87. . Murakami M, Lan K, Subramanian C, Robertson ES. 2005. Epstein-Barr virus nuclear antigen 1 interacts with Nm23-H1 in lymphoblastoid cell lines and inhibits its ability to suppress cell migration. J Virol, 79: 1559-1568.
  88. . Nachmani D, Stern-Ginossar N, Sarid R, Mandelboim O. 2009. Diverse herpesvirus microRNAs target the stress-induced immune ligand MICB to escape recognition by natural killer cells. Cell Host Microbe, 5: 376-385.
  89. . Nanbo A, Inoue K, Adachi-Takasawa K, Takada K. 2002. Epstein-Barr virus RNA confers resistance to interferon-alpha-induced apoptosis in Burkitt's lymphoma. EMBO J, 21: 954-965.
  90. . Nanbo A, Sugden A, Sugden B. 2007. The coupling of synthesis and partitioning of EBV's plasmid replicon is revealed in live cells. EMBO J, 26: 4252-4262.
  91. . Nanbo A, Yoshiyama H, Takada K. 2005. Epstein-Barr virus-encoded poly(A)-RNA confers resistance to apoptosis mediated through Fas by blocking the PKR pathway in human epithelial intestine 407 cells. J Virol, 79: 12280-12285.
  92. . O'Neil JD, Owen TJ, Wood VH, Date KL, Valentine R, Chukwuma MB, Arrand JR, Dawson CW, Young LS. 2008. Epstein-Barr virus-encoded EBNA1 modulates the AP-1 transcription factor pathway in nasopharyngeal carcinoma cells and enhances angiogenesis in vitro. J Gen Virol, 89: 2833-2842.
  93. . Pang MF, Lin KW, Peh SC. 2009. The signaling pathways of Epstein-Barr virus-encoded latent membrane protein 2A (LMP2A) in latency and cancer. Cell Mol Biol Lett, 14: 222-247.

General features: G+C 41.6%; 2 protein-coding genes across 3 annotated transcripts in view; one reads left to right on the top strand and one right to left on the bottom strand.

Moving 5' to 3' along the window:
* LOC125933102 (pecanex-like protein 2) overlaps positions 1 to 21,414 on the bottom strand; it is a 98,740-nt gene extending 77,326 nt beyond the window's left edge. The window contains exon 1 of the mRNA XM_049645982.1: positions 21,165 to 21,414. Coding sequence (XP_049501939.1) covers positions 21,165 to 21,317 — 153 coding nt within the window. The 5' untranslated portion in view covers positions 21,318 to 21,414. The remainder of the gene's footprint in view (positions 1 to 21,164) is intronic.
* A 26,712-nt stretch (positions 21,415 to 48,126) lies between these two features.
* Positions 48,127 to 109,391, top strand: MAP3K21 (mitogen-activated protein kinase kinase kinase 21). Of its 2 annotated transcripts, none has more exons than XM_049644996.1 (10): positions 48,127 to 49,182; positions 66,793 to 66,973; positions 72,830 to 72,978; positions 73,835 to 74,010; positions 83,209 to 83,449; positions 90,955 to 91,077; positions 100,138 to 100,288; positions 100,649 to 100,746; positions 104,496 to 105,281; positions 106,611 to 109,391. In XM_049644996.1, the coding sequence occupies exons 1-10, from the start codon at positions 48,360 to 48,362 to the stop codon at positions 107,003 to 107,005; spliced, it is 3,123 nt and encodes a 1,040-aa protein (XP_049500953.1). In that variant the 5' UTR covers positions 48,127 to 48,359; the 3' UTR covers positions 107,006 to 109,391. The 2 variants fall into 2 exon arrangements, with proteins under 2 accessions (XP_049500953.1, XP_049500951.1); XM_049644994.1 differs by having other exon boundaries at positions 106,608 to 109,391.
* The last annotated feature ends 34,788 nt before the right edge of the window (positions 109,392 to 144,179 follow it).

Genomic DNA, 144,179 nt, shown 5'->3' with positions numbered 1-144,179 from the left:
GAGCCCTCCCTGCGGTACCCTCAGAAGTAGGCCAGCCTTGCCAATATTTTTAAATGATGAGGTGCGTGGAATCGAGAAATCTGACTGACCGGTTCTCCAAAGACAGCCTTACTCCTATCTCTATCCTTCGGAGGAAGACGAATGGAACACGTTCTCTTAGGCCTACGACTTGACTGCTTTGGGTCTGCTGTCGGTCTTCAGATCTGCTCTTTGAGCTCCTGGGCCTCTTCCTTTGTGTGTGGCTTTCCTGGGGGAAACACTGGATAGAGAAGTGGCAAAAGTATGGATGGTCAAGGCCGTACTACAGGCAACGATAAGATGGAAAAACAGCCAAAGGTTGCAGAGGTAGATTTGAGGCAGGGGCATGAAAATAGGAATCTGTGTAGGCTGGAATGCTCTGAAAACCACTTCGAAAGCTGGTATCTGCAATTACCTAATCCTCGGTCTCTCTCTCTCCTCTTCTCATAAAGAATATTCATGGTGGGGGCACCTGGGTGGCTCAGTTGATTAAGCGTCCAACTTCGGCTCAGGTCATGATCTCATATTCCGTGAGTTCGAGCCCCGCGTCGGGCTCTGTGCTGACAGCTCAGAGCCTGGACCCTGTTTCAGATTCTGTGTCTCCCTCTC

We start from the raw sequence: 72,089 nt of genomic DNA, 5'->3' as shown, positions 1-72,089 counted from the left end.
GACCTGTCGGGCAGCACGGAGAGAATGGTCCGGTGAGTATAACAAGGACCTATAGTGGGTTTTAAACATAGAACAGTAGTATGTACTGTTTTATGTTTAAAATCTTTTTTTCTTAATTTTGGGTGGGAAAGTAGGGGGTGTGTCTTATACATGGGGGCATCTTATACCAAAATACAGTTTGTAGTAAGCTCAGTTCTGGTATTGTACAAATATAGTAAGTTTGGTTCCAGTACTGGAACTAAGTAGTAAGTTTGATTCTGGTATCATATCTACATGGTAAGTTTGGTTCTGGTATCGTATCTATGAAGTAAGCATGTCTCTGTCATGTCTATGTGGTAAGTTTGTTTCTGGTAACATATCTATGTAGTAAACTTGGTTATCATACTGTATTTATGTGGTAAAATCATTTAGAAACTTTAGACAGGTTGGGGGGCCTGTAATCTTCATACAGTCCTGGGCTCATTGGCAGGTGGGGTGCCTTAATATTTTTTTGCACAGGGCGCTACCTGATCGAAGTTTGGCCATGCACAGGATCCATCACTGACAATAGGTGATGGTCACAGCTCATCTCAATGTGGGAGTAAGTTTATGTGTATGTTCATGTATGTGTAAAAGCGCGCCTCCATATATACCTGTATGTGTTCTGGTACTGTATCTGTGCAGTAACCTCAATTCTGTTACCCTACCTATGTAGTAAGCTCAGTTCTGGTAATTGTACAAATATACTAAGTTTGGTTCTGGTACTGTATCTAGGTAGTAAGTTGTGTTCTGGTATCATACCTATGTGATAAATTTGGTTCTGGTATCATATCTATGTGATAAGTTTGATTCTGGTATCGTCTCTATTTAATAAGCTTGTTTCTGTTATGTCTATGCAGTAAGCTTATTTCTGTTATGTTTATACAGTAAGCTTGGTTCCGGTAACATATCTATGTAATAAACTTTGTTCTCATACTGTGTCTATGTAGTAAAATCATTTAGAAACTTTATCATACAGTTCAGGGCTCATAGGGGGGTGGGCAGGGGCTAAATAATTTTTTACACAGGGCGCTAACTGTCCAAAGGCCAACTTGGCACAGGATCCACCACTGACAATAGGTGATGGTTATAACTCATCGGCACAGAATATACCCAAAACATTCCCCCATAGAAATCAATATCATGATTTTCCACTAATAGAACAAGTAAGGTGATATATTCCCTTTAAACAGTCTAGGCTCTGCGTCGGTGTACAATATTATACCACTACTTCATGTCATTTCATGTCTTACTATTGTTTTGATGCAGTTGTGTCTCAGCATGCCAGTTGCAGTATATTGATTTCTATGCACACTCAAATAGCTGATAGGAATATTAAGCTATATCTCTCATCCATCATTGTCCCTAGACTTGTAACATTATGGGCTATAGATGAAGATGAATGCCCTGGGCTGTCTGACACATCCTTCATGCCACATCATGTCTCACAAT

94. . Pathmanathan R, Prasad U, Sadler R, Flynn K, Raab-Traub N. 1995. Clonal proliferations of cells infected with Epstein-Barr virus in preinvasive lesions related to nasopharyngeal carcinoma. N Engl J Med, 333: 693-698.
  95. . Pegtel DM, Middeldorp J, Thorley-Lawson DA. 2004. Epstein-Barr virus infection in ex vivo tonsil epithelial cell cultures of asymptomatic carriers. J Virol, 78: 12613-12624.
  96. . Pegtel DM, Subramanian A, Sheen TS, Tsai CH, Golub TR, Thorley-Lawson DA. 2005. Epstein-Barr-virus-encoded LMP2A induces primary epithelial cell migration and invasion: possible role in nasopharyngeal carcinoma metastasis. J Virol, 79: 15430-15442.
  97. . Port RJ, Pinheiro-Maia S, Hu C, Arrand JR, Wei W, Young LS, Dawson CW. 2013. Epstein-Barr virus induction of the Hedgehog signalling pathway imposes a stem cell phenotype on human epithelial cells. J Pathol, 231: 367-377.